Mir Crew Space Walks, Experiments
MOSCOW (AP) _ Two crew members of Russia’s Mir space station went on a space walk today to set up experiments and test tools designed to patch holes in the aging ship, officials said.
Russian cosmonaut Viktor Afanasyev and French astronaut Jean-Pierre Heignere were expected to spend five hours outside the ship during the space walk, said Vera Medvedkova, a Russian Space Agency spokeswoman.
The third crew member, Sergei Avdeyev, a Russian, was monitoring his crew mates from inside the Mir.
The patching equipment was originally designed to seal leaks in Mir’s Spektr module, which was severely damaged when a runaway cargo ship slammed into it in 1997.
Spektr has never been repaired, and the tools never tested, because crew members at the time could not find all the module’s leaks.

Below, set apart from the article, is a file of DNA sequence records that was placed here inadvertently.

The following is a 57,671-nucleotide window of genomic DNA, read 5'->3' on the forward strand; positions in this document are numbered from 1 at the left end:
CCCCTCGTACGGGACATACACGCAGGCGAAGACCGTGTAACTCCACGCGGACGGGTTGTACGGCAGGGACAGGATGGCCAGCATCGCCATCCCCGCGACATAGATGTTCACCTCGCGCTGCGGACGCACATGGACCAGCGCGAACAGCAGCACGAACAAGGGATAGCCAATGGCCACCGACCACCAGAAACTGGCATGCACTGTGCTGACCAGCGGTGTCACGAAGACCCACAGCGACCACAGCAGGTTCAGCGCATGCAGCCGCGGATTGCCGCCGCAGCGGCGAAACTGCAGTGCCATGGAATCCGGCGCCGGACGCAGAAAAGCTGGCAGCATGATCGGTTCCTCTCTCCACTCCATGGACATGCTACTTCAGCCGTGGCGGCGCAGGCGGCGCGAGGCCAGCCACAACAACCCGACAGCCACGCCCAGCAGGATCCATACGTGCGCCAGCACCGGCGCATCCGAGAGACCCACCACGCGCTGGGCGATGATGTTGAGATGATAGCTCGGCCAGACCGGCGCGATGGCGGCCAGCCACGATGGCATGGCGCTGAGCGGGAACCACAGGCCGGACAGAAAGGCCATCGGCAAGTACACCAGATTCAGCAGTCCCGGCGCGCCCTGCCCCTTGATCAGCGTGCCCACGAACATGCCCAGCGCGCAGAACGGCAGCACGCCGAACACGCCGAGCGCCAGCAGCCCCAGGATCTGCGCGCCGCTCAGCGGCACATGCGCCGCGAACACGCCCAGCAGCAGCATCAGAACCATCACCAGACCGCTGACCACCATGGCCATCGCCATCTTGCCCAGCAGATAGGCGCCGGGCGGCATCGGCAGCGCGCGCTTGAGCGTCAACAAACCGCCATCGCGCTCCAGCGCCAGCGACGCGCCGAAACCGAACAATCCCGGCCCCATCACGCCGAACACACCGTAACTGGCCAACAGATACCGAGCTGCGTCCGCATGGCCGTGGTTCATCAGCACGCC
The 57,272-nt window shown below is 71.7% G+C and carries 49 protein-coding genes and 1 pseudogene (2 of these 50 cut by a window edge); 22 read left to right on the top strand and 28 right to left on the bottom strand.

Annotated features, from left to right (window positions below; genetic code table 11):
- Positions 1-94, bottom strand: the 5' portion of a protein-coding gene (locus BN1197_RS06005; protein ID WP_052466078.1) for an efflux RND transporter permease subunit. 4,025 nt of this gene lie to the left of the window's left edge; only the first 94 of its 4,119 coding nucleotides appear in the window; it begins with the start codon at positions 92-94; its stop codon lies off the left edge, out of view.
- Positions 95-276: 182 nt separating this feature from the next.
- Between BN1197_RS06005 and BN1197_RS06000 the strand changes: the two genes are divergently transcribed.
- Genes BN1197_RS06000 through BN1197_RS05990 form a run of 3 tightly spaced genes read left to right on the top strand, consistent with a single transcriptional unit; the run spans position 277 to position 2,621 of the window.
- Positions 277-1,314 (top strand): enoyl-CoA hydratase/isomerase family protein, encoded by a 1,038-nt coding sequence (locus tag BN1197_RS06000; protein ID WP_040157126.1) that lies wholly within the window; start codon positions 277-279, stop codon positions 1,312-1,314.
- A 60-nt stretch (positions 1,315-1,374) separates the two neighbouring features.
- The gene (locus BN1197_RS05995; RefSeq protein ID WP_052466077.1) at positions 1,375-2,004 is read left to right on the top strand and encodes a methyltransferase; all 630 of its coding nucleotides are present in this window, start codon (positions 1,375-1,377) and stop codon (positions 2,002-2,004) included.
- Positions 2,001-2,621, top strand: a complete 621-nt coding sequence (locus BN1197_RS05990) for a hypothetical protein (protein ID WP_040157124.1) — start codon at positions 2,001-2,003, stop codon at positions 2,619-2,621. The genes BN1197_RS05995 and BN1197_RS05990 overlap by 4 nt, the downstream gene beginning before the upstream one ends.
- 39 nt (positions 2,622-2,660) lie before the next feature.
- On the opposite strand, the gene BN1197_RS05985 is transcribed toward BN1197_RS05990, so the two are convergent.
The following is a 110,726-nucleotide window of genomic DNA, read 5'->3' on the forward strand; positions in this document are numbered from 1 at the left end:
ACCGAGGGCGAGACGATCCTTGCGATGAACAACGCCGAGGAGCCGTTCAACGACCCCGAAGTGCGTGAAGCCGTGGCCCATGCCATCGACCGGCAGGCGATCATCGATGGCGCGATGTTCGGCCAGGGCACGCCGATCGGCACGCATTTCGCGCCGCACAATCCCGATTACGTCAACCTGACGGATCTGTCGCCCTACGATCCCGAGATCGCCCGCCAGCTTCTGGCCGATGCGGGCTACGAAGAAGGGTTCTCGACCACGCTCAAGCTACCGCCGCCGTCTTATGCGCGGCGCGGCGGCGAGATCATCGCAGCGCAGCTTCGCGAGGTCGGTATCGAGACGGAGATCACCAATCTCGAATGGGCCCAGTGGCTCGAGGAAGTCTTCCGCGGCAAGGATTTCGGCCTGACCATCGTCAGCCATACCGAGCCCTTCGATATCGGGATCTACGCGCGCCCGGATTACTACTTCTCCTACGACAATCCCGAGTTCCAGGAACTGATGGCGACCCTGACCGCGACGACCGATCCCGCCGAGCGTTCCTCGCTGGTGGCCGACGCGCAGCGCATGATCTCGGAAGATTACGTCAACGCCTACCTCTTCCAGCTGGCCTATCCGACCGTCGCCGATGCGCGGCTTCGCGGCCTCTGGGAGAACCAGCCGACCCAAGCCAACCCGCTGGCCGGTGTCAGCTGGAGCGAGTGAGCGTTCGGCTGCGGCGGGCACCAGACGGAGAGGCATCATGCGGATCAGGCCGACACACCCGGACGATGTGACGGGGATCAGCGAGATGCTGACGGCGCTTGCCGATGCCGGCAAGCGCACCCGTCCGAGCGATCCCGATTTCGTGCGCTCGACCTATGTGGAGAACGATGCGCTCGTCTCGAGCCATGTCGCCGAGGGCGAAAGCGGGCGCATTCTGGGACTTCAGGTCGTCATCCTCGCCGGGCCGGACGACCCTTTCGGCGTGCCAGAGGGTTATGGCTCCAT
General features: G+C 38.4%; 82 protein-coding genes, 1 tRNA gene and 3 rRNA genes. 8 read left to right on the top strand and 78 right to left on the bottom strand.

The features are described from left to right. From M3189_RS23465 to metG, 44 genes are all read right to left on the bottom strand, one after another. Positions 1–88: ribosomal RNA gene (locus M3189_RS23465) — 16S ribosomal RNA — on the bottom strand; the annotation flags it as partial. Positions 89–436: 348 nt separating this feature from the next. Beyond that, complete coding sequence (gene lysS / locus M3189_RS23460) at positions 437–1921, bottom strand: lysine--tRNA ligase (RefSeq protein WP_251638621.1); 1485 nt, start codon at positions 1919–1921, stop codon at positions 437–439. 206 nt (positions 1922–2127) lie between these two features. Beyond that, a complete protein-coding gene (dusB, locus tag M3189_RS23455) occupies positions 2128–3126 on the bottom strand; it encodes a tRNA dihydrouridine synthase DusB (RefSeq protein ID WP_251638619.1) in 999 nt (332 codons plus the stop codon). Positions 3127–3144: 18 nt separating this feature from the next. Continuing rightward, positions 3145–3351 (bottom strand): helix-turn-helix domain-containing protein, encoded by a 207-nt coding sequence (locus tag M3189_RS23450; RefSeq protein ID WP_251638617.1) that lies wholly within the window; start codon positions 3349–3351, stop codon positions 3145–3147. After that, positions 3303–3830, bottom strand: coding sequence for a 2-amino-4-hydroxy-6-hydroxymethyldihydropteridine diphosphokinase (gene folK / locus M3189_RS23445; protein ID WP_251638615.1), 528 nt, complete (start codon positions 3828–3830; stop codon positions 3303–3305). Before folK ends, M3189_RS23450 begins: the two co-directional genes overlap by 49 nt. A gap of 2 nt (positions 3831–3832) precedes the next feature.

Afanasyev and Heignere also planned to set up a Russian device to test radiation levels around the Mir, and attach various organic substances in special casings to the outside of the ship to see what happens to living matter in space, Medvedkova said.
They were also expected to retrieve a French-made ``meteorite trap″ that was installed earlier this year to catch microscopic debris when Mir passed through a meteor shower.
In the final part of the space walk, Heignere was to release a small satellite made by Russian and French schoolchildren that has been programmed to play a recording of their voices. If all goes according to plan, the recording will be heard on the Mir and at Mission Control, outside Moscow.
The Mir’s current three-man crew is possibly its last. If outside investors cannot be found to foot the 13-year-old station’s dlrs 250 million yearly costs, the cash-strapped government may have to discard it in August.
The United States has been pressuring the government to dedicate itself to the International Space Station, a 16-nation project that has been delayed by Russia’s inability to build key components on time.